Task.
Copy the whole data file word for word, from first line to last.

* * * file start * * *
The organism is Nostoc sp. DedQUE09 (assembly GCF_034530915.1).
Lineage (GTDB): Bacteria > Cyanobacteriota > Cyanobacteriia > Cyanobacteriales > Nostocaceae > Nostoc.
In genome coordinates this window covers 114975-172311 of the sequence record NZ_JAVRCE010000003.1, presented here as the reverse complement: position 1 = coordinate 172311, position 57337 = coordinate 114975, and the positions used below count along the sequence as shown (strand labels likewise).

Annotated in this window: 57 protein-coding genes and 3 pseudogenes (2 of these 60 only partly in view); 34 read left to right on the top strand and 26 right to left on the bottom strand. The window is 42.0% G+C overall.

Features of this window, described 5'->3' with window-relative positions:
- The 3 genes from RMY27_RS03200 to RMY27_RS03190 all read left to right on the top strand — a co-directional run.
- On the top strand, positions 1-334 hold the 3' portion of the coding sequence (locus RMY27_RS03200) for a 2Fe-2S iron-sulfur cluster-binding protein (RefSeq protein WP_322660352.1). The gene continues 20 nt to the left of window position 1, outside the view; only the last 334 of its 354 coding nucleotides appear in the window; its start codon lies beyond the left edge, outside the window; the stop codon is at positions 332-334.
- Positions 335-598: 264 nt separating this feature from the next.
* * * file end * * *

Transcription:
The organism is Nostoc sp. DedQUE09 (assembly GCF_034530915.1).
Lineage (GTDB): Bacteria > Cyanobacteriota > Cyanobacteriia > Cyanobacteriales > Nostocaceae > Nostoc.
In genome coordinates this window covers 114975-172311 of the sequence record NZ_JAVRCE010000003.1, presented here as the reverse complement: position 1 = coordinate 172311, position 57337 = coordinate 114975, and the positions used below count along the sequence as shown (strand labels likewise).

Annotated in this window: 57 protein-coding genes and 3 pseudogenes (2 of these 60 only partly in view); 34 read left to right on the top strand and 26 right to left on the bottom strand. The window is 42.0% G+C overall.

Features of this window, described 5'->3' with window-relative positions:
- The 3 genes from RMY27_RS03200 to RMY27_RS03190 all read left to right on the top strand — a co-directional run.
- On the top strand, positions 1-334 hold the 3' portion of the coding sequence (locus RMY27_RS03200) for a 2Fe-2S iron-sulfur cluster-binding protein (RefSeq protein WP_322660352.1). The gene continues 20 nt to the left of window position 1, outside the view; only the last 334 of its 354 coding nucleotides appear in the window; its start codon lies beyond the left edge, outside the window; the stop codon is at positions 332-334.
- Positions 335-598: 264 nt separating this feature from the next.